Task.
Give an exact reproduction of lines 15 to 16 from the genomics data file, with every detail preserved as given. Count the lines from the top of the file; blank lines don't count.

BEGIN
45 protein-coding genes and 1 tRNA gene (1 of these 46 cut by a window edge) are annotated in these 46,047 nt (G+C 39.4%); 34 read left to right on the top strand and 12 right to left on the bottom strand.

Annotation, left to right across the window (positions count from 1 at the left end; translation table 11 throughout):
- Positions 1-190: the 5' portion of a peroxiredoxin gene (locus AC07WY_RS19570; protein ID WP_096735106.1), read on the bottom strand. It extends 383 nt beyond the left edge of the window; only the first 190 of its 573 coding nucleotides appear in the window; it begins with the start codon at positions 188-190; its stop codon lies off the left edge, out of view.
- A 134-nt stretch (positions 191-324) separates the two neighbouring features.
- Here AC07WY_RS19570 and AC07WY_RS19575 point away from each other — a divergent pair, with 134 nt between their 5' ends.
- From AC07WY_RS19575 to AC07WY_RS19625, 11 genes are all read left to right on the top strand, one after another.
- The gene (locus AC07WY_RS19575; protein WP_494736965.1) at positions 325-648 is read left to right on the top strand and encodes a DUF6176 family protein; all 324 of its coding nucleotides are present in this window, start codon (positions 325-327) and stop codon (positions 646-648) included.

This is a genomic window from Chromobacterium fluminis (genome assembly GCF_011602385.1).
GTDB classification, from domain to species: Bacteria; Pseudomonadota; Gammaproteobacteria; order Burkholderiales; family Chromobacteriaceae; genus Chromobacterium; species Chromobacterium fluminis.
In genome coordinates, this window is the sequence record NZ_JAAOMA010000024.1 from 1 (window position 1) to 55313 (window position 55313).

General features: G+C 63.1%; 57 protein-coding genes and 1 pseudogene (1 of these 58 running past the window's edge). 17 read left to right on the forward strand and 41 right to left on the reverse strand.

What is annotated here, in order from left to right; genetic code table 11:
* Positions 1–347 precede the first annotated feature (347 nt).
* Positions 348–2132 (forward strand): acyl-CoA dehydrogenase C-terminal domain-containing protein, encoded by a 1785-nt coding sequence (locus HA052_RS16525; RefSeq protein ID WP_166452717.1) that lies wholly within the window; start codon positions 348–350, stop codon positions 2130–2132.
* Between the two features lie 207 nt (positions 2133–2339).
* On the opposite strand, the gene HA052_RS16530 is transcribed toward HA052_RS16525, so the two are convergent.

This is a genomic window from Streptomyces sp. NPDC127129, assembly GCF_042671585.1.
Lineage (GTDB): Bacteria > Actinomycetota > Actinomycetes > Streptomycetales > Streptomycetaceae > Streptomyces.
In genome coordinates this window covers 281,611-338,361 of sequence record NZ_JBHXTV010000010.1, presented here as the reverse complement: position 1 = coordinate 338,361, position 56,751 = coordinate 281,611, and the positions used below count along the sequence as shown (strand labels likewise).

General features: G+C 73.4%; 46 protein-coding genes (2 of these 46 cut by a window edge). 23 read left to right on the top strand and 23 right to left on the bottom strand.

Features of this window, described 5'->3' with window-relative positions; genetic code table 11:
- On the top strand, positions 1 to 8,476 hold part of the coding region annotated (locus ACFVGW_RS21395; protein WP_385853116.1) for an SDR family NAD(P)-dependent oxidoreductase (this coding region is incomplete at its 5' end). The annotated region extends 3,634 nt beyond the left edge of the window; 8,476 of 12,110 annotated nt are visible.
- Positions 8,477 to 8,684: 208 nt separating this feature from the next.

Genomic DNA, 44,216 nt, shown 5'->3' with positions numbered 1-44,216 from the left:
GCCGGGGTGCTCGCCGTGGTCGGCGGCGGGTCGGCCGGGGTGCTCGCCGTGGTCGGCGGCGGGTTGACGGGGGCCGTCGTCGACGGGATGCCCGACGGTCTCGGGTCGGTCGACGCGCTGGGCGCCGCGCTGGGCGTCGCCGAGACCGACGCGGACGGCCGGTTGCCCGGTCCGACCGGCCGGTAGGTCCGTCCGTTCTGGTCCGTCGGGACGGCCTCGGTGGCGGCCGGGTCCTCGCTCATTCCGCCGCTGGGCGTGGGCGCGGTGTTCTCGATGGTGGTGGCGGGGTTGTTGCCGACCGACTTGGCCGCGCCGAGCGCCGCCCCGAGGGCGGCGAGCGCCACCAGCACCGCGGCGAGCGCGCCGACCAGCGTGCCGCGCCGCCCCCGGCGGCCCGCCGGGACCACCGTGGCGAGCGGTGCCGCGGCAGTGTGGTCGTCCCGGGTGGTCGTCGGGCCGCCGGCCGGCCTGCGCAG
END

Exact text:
* Between the two features lie 207 nt (positions 2133–2339).
* On the opposite strand, the gene HA052_RS16530 is transcribed toward HA052_RS16525, so the two are convergent.